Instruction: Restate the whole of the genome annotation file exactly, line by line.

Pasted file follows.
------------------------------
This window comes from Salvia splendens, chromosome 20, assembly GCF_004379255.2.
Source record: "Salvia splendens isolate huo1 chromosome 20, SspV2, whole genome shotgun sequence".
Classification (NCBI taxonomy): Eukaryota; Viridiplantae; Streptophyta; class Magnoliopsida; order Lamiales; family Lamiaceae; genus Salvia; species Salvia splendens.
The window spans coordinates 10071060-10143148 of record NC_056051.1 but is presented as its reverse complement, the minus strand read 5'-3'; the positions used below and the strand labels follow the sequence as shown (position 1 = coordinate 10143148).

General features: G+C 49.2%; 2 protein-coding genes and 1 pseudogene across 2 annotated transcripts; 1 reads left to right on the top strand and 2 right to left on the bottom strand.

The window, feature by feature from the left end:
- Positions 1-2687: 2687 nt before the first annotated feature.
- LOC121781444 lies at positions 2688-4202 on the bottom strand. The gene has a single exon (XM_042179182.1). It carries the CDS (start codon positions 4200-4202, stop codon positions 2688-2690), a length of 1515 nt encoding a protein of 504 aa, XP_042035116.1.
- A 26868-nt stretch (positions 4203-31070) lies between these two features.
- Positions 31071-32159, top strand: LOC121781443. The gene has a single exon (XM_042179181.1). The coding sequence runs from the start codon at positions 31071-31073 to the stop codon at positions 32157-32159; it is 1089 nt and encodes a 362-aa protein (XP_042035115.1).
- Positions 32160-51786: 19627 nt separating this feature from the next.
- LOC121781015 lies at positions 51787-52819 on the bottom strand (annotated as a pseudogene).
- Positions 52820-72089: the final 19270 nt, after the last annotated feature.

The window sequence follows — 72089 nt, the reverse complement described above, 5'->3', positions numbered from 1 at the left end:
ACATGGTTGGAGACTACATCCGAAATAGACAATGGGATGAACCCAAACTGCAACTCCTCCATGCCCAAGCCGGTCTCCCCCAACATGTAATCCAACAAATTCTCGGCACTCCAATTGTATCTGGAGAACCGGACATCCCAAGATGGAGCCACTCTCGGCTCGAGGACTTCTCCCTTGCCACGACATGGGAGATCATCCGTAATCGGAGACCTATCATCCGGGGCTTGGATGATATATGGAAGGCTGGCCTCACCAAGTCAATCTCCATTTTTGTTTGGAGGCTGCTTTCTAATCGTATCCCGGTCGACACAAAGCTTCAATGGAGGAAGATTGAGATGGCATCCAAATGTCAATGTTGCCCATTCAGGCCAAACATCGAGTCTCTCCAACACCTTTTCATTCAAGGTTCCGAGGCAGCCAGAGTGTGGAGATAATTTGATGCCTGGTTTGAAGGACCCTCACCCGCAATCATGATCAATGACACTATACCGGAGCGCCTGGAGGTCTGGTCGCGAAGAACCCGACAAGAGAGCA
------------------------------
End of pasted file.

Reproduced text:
This window comes from Salvia splendens, chromosome 20, assembly GCF_004379255.2.
Source record: "Salvia splendens isolate huo1 chromosome 20, SspV2, whole genome shotgun sequence".
Classification (NCBI taxonomy): Eukaryota; Viridiplantae; Streptophyta; class Magnoliopsida; order Lamiales; family Lamiaceae; genus Salvia; species Salvia splendens.
The window spans coordinates 10071060-10143148 of record NC_056051.1 but is presented as its reverse complement, the minus strand read 5'-3'; the positions used below and the strand labels follow the sequence as shown (position 1 = coordinate 10143148).

General features: G+C 49.2%; 2 protein-coding genes and 1 pseudogene across 2 annotated transcripts; 1 reads left to right on the top strand and 2 right to left on the bottom strand.

The window, feature by feature from the left end:
- Positions 1-2687: 2687 nt before the first annotated feature.
- LOC121781444 lies at positions 2688-4202 on the bottom strand. The gene has a single exon (XM_042179182.1). It carries the CDS (start codon positions 4200-4202, stop codon positions 2688-2690), a length of 1515 nt encoding a protein of 504 aa, XP_042035116.1.
- A 26868-nt stretch (positions 4203-31070) lies between these two features.
- Positions 31071-32159, top strand: LOC121781443. The gene has a single exon (XM_042179181.1). The coding sequence runs from the start codon at positions 31071-31073 to the stop codon at positions 32157-32159; it is 1089 nt and encodes a 362-aa protein (XP_042035115.1).
- Positions 32160-51786: 19627 nt separating this feature from the next.
- LOC121781015 lies at positions 51787-52819 on the bottom strand (annotated as a pseudogene).
- Positions 52820-72089: the final 19270 nt, after the last annotated feature.

The window sequence follows — 72089 nt, the reverse complement described above, 5'->3', positions numbered from 1 at the left end:
ACATGGTTGGAGACTACATCCGAAATAGACAATGGGATGAACCCAAACTGCAACTCCTCCATGCCCAAGCCGGTCTCCCCCAACATGTAATCCAACAAATTCTCGGCACTCCAATTGTATCTGGAGAACCGGACATCCCAAGATGGAGCCACTCTCGGCTCGAGGACTTCTCCCTTGCCACGACATGGGAGATCATCCGTAATCGGAGACCTATCATCCGGGGCTTGGATGATATATGGAAGGCTGGCCTCACCAAGTCAATCTCCATTTTTGTTTGGAGGCTGCTTTCTAATCGTATCCCGGTCGACACAAAGCTTCAATGGAGGAAGATTGAGATGGCATCCAAATGTCAATGTTGCCCATTCAGGCCAAACATCGAGTCTCTCCAACACCTTTTCATTCAAGGTTCCGAGGCAGCCAGAGTGTGGAGATAATTTGATGCCTGGTTTGAAGGACCCTCACCCGCAATCATGATCAATGACACTATACCGGAGCGCCTGGAGGTCTGGTCGCGAAGAACCCGACAAGAGAGCA